An exciting new affordable outdoor event fusing art and science in extraordinary ways, CoLABS will take place at Bungarribee Park in Western Sydney Parklands in the first week of the October during the New South Wales school holidays.
Entertaining and innovative art installations, created by artists and science professionals, will delight young children, teenagers and adults alike. Western Sydney Parklands’ newly developed Bungarribee Park will be transformed into the west’s biggest outdoor art gallery powered by Science, Technology, Engineering and Maths (STEM).
STEM has been identified as a national priority to build the skills and capacity for the jobs of the future, and is experiencing rapid growth in Western Sydney, especially with the new Sydney Science Park due to open at Luddenham. By asking artists to create work with a scientific or technological twist, CoLABS picks up on this focus.
CoLABS directors Grant Dowling and Pip Sprott worked together on the Outpost Project in 2011 on Cockatoo Island, at the time the southern hemisphere’s largest street art festival.
“CoLABS was conceived to show how art and science can work together to engage and inspire the next generation to the possibilities and opportunities in STEM,” said Dowling and Sprott. “We hope to unlock the creative capacity and imagination of western Sydney through an event that’s fun and engaging.”
Featured artworks at CoLABS 2017 include:
Bear-Ometer of Positivity – Edison Chen
Control a 4 metre high inflatable bear with your smart phone Twitter account. Combines pop-art sensibility with technology and reflects the control we have on emotions through social media use. The more positive messages Bear-Ometer detects, the larger it will inflate.
Botanicus Musica – Jonathan Bolitho
Step into an interactive sound garden that comes to life by touching plants. Set in a 6 metre tall geodesic dome, Botanicus Musica combines interactive art with botany, biology, horticulture and anthropology. Advanced touch sensing technology allows you to trigger a plant to produce sounds of waves lapping at the shore, or a voice snippet regarding its cultural significance.
Curious Chromoscope – Didier Balez, Rachelle Balez
Journey into the hidden world of your chromosomes via a giant kaleidoscope with this interactive sculptural installation. Created by a father and daughter team, Curious Chromoscope consists of 23 steel plate chromosomes up to 2.5 meters, and a life size microscope-shaped kaleidoscope. Moving in a 360° motion, you’ll explore the central role chromosomes play in our existence.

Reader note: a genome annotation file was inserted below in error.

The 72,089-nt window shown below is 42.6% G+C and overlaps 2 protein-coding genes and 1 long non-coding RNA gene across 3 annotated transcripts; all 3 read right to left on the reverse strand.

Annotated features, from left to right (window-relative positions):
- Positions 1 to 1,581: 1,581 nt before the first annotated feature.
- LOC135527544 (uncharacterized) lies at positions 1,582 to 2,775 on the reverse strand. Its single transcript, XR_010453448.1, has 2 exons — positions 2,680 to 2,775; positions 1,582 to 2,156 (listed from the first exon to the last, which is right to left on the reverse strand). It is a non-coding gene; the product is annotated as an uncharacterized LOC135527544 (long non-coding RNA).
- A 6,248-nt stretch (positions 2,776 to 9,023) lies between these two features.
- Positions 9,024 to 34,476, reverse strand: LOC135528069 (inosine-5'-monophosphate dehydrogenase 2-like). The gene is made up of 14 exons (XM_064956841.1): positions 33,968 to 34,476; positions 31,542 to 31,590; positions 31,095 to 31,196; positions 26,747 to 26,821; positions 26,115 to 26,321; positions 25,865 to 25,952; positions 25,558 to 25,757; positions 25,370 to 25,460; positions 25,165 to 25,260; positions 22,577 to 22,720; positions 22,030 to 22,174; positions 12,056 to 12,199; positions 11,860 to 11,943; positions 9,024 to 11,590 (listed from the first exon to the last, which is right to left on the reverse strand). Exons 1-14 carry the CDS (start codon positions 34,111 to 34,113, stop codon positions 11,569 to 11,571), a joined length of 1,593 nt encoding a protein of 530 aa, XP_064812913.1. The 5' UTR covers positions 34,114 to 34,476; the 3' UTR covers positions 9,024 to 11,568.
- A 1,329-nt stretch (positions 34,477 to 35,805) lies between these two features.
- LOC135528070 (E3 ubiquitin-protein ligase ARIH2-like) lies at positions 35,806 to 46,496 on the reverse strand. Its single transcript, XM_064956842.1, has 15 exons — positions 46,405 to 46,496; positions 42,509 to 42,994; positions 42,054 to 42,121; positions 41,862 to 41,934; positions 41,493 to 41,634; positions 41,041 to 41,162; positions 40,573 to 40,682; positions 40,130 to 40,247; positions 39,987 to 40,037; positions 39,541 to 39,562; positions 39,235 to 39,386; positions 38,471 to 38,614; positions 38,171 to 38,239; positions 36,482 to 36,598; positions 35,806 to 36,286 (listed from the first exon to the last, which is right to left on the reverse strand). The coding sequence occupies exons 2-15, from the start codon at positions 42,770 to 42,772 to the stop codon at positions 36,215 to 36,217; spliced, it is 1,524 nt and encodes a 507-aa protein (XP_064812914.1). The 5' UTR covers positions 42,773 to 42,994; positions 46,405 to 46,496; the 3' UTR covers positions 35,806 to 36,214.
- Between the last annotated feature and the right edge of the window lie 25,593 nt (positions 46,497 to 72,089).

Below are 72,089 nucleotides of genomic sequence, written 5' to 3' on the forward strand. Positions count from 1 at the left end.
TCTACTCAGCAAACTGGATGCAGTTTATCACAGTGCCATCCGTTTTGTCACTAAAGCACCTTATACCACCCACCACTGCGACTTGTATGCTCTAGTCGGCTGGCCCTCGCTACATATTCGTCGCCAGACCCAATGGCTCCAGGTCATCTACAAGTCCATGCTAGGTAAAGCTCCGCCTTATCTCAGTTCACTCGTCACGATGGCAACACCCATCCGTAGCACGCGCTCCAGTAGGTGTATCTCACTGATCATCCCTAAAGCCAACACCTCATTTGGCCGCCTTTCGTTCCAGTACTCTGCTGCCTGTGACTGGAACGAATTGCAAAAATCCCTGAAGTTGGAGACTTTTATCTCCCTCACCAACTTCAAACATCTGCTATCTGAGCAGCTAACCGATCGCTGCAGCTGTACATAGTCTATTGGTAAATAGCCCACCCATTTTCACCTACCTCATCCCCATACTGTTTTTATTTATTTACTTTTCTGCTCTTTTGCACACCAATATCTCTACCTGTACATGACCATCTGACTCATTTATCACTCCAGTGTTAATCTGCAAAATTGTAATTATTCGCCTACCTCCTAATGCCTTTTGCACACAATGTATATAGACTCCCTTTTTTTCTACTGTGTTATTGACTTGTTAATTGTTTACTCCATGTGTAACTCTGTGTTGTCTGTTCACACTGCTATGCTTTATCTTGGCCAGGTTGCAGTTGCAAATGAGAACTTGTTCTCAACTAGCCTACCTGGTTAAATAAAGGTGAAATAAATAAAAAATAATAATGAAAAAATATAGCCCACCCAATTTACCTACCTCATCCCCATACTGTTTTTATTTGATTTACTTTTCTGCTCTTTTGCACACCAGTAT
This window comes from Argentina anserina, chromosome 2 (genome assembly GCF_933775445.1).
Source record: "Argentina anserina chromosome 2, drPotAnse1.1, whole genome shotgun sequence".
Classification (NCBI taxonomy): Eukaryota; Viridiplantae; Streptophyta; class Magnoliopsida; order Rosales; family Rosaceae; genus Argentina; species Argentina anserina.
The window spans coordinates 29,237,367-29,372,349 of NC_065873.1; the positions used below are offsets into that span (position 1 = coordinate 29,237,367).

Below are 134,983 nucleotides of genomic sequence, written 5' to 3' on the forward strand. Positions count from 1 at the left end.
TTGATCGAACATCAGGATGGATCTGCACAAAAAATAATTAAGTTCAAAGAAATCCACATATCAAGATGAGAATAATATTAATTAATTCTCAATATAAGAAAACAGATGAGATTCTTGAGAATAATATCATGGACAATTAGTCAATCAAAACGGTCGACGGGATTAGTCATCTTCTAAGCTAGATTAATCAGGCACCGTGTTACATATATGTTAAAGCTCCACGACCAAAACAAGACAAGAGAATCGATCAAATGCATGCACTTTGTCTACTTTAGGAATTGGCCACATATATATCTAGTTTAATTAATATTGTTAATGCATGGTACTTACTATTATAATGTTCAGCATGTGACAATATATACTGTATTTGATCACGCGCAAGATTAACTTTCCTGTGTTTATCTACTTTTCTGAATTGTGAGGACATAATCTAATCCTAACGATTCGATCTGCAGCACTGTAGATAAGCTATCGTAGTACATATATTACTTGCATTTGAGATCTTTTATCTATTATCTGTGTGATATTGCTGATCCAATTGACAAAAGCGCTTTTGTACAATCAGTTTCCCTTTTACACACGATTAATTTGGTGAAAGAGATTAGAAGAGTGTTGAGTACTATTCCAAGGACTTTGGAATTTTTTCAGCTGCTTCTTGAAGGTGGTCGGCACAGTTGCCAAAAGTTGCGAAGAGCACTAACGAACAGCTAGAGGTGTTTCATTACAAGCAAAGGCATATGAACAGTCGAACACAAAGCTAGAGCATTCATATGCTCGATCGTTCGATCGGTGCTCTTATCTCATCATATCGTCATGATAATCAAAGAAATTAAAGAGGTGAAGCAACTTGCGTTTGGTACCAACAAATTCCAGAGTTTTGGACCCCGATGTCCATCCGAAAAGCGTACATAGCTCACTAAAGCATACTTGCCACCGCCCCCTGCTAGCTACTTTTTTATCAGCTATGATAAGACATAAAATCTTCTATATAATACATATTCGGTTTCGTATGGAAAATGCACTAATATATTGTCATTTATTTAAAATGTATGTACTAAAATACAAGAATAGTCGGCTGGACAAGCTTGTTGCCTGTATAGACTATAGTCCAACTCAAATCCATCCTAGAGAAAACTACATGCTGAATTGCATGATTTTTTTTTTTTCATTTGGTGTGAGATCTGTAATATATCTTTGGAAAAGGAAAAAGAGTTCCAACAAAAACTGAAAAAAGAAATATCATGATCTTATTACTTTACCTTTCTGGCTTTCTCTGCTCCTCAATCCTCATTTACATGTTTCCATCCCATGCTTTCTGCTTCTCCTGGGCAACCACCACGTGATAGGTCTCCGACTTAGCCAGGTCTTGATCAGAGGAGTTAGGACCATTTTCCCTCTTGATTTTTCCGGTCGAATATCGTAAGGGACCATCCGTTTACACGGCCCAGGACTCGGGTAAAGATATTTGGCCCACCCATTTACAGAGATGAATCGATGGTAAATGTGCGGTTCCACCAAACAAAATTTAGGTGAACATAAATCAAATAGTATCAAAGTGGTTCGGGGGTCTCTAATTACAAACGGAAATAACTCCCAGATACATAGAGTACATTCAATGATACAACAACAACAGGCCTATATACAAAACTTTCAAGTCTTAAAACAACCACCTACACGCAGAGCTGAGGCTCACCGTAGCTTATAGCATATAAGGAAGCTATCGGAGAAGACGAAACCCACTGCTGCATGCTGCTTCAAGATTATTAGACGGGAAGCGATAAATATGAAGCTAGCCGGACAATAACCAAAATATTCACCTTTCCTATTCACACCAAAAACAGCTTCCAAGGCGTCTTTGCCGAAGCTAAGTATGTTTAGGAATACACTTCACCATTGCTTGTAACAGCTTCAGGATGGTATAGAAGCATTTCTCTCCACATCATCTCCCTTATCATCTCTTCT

Immuno-Sight – Didier Balez, Rachelle Balez
Neurons are the vehicles that drive human connections. As the neurons in our brains continuously communicate with one another, they shape the individual in response to their environment, experiences and beliefs. Immuno-Sight is a three dimensional representation of immunocytochemical images generated from human neurons grown in the laboratory for medical research.
Project Bread – Clayton Thompson
Explore an enormous pyramid constructed from 1700 bread crates. Project Bread is an 8 metre pyramid, representing the global wealth pyramid (1% of the world’s population owns 50% of the wealth). The structure is essentially a series of mathematical equations.
RAPP LAB Robots, Art, People and Performance – Damith Herath, Dr. Elizabeth Jochum, Marian Abboud, Vicki Van Hout
A collaboration between the co-founder of Robological Sydney, the University of Alborg, Marian Aboud and Vicki Van Hout. Beat the robot at its game! Play noughts and crosses with an advanced life-size manufacturing robot. Ushering in the promise of the future, this mix-media installation also acknowledges the past and present through a robot that plays tic-tac-toe with humans, framed by a digital backdrop that is both immersive and challenging.
Rhythmotron – MARCS Institute for Brain, Behaviour & Development at Western Sydney University
Play an algorithmic robotic percussion ensemble via a re-purposed piano (no musical knowledge required!). Software housed inside the piano produces a variety of rhythmic sonics. Rhythmotron will also feature two live events with the new Western Sydney Youth Orchestra performing specially developed pieces in tandem.
Umbilical Arrangements – Mehwish Iqbal
Western Sydney artist Mehwish Iqbal celebrates the area’s cultural diversity in her large sculptural work, sponsored by WestConnex. Resembling the cellular structure found in nature, the work will be created in metal frame with brass skin.
CoLabs takes place at Bungarribee Park, Western Sydney Parklands: 29 September – 8 October 2017. For more information, visit: www.colabs.org.au for details.
Image: Artist Impression of Edison Chen’s Bear-Ometer of Positivity – courtesy of CoLabs